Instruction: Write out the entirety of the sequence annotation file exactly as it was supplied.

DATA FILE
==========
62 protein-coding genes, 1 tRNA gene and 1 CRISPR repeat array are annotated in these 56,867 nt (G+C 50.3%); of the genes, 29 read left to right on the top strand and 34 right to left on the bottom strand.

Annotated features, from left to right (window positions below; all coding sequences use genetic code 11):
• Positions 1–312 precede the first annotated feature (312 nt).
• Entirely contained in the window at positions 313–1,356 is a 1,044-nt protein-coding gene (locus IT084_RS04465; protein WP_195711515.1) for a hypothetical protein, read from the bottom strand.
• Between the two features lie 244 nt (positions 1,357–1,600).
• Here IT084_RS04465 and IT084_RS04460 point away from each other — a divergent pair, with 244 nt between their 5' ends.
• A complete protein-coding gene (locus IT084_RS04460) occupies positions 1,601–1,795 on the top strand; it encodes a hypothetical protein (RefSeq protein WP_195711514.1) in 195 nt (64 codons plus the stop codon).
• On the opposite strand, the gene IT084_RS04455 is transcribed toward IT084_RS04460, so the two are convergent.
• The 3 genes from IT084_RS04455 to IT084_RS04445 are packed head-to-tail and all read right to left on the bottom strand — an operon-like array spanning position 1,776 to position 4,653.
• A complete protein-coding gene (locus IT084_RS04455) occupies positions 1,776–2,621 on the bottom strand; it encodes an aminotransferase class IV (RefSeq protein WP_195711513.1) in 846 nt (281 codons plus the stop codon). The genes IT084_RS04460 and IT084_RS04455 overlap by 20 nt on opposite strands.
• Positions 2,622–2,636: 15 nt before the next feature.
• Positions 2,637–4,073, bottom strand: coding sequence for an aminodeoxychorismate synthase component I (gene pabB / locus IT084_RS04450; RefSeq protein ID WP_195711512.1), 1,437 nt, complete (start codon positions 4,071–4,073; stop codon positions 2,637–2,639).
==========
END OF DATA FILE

62 protein-coding genes, 1 tRNA gene and 1 CRISPR repeat array are annotated in these 56,867 nt (G+C 50.3%); of the genes, 29 read left to right on the top strand and 34 right to left on the bottom strand.

Annotated features, from left to right (window positions below; all coding sequences use genetic code 11):
• Positions 1–312 precede the first annotated feature (312 nt).
• Entirely contained in the window at positions 313–1,356 is a 1,044-nt protein-coding gene (locus IT084_RS04465; protein WP_195711515.1) for a hypothetical protein, read from the bottom strand.
• Between the two features lie 244 nt (positions 1,357–1,600).
• Here IT084_RS04465 and IT084_RS04460 point away from each other — a divergent pair, with 244 nt between their 5' ends.
• A complete protein-coding gene (locus IT084_RS04460) occupies positions 1,601–1,795 on the top strand; it encodes a hypothetical protein (RefSeq protein WP_195711514.1) in 195 nt (64 codons plus the stop codon).
• On the opposite strand, the gene IT084_RS04455 is transcribed toward IT084_RS04460, so the two are convergent.
• The 3 genes from IT084_RS04455 to IT084_RS04445 are packed head-to-tail and all read right to left on the bottom strand — an operon-like array spanning position 1,776 to position 4,653.
• A complete protein-coding gene (locus IT084_RS04455) occupies positions 1,776–2,621 on the bottom strand; it encodes an aminotransferase class IV (RefSeq protein WP_195711513.1) in 846 nt (281 codons plus the stop codon). The genes IT084_RS04460 and IT084_RS04455 overlap by 20 nt on opposite strands.
• Positions 2,622–2,636: 15 nt before the next feature.
• Positions 2,637–4,073, bottom strand: coding sequence for an aminodeoxychorismate synthase component I (gene pabB / locus IT084_RS04450; RefSeq protein ID WP_195711512.1), 1,437 nt, complete (start codon positions 4,071–4,073; stop codon positions 2,637–2,639).